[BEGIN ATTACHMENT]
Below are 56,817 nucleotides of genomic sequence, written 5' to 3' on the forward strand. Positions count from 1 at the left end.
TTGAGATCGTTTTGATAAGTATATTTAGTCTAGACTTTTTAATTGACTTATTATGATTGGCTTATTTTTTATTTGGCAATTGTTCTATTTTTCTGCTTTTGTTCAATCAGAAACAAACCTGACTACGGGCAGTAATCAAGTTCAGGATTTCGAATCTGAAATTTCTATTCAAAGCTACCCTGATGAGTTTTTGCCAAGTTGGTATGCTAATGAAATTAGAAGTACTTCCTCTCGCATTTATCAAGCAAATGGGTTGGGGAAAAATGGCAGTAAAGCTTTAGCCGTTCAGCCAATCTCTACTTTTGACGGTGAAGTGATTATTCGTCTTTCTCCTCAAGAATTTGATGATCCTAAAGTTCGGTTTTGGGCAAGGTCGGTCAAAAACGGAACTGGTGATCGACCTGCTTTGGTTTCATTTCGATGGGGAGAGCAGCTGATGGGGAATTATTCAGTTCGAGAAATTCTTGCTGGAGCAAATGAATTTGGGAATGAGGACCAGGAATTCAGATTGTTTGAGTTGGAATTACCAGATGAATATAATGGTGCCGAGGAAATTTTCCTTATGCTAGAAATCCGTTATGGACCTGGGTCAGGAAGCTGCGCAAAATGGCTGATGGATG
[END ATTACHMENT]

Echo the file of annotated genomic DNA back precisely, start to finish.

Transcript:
Below are 56,817 nucleotides of genomic sequence, written 5' to 3' on the forward strand. Positions count from 1 at the left end.
TTGAGATCGTTTTGATAAGTATATTTAGTCTAGACTTTTTAATTGACTTATTATGATTGGCTTATTTTTTATTTGGCAATTGTTCTATTTTTCTGCTTTTGTTCAATCAGAAACAAACCTGACTACGGGCAGTAATCAAGTTCAGGATTTCGAATCTGAAATTTCTATTCAAAGCTACCCTGATGAGTTTTTGCCAAGTTGGTATGCTAATGAAATTAGAAGTACTTCCTCTCGCATTTATCAAGCAAATGGGTTGGGGAAAAATGGCAGTAAAGCTTTAGCCGTTCAGCCAATCTCTACTTTTGACGGTGAAGTGATTATTCGTCTTTCTCCTCAAGAATTTGATGATCCTAAAGTTCGGTTTTGGGCAAGGTCGGTCAAAAACGGAACTGGTGATCGACCTGCTTTGGTTTCATTTCGATGGGGAGAGCAGCTGATGGGGAATTATTCAGTTCGAGAAATTCTTGCTGGAGCAAATGAATTTGGGAATGAGGACCAGGAATTCAGATTGTTTGAGTTGGAATTACCAGATGAATATAATGGTGCCGAGGAAATTTTCCTTATGCTAGAAATCCGTTATGGACCTGGGTCAGGAAGCTGCGCAAAATGGCTGATGGATG